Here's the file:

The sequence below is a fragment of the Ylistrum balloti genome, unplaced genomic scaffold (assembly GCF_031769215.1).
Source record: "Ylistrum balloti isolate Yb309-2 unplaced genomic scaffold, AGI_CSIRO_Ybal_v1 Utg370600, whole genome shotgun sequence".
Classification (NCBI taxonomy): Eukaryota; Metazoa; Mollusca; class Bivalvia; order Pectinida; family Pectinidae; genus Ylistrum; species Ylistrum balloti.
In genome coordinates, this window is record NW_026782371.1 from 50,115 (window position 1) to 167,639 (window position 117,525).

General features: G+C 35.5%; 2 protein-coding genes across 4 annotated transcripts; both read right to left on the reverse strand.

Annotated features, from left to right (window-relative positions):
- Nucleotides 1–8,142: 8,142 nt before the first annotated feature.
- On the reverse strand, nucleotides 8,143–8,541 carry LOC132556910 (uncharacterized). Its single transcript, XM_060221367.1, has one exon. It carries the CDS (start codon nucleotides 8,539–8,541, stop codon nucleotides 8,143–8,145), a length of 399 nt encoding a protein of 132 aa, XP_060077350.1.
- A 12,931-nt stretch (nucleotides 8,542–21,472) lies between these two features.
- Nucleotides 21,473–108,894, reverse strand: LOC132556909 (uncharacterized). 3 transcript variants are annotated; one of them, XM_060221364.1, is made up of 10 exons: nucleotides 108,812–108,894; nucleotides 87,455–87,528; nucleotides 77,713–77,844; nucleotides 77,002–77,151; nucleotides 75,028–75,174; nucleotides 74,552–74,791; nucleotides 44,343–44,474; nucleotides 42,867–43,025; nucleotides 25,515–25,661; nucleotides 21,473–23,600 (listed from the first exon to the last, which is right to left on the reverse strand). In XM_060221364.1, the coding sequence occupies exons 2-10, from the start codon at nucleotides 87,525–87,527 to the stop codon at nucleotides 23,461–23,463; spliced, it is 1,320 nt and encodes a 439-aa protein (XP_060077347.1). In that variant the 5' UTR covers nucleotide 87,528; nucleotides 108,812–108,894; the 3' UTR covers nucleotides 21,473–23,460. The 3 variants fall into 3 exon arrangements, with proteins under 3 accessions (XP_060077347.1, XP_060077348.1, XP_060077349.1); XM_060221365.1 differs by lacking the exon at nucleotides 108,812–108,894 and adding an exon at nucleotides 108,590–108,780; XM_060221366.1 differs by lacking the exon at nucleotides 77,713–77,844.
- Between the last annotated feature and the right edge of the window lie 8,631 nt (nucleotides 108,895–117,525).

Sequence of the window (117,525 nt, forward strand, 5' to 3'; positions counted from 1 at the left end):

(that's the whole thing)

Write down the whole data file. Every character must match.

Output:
The sequence below is a fragment of the Ylistrum balloti genome, unplaced genomic scaffold (assembly GCF_031769215.1).
Source record: "Ylistrum balloti isolate Yb309-2 unplaced genomic scaffold, AGI_CSIRO_Ybal_v1 Utg370600, whole genome shotgun sequence".
Classification (NCBI taxonomy): Eukaryota; Metazoa; Mollusca; class Bivalvia; order Pectinida; family Pectinidae; genus Ylistrum; species Ylistrum balloti.
In genome coordinates, this window is record NW_026782371.1 from 50,115 (window position 1) to 167,639 (window position 117,525).

General features: G+C 35.5%; 2 protein-coding genes across 4 annotated transcripts; both read right to left on the reverse strand.

Annotated features, from left to right (window-relative positions):
- Nucleotides 1–8,142: 8,142 nt before the first annotated feature.
- On the reverse strand, nucleotides 8,143–8,541 carry LOC132556910 (uncharacterized). Its single transcript, XM_060221367.1, has one exon. It carries the CDS (start codon nucleotides 8,539–8,541, stop codon nucleotides 8,143–8,145), a length of 399 nt encoding a protein of 132 aa, XP_060077350.1.
- A 12,931-nt stretch (nucleotides 8,542–21,472) lies between these two features.
- Nucleotides 21,473–108,894, reverse strand: LOC132556909 (uncharacterized). 3 transcript variants are annotated; one of them, XM_060221364.1, is made up of 10 exons: nucleotides 108,812–108,894; nucleotides 87,455–87,528; nucleotides 77,713–77,844; nucleotides 77,002–77,151; nucleotides 75,028–75,174; nucleotides 74,552–74,791; nucleotides 44,343–44,474; nucleotides 42,867–43,025; nucleotides 25,515–25,661; nucleotides 21,473–23,600 (listed from the first exon to the last, which is right to left on the reverse strand). In XM_060221364.1, the coding sequence occupies exons 2-10, from the start codon at nucleotides 87,525–87,527 to the stop codon at nucleotides 23,461–23,463; spliced, it is 1,320 nt and encodes a 439-aa protein (XP_060077347.1). In that variant the 5' UTR covers nucleotide 87,528; nucleotides 108,812–108,894; the 3' UTR covers nucleotides 21,473–23,460. The 3 variants fall into 3 exon arrangements, with proteins under 3 accessions (XP_060077347.1, XP_060077348.1, XP_060077349.1); XM_060221365.1 differs by lacking the exon at nucleotides 108,812–108,894 and adding an exon at nucleotides 108,590–108,780; XM_060221366.1 differs by lacking the exon at nucleotides 77,713–77,844.
- Between the last annotated feature and the right edge of the window lie 8,631 nt (nucleotides 108,895–117,525).

Sequence of the window (117,525 nt, forward strand, 5' to 3'; positions counted from 1 at the left end):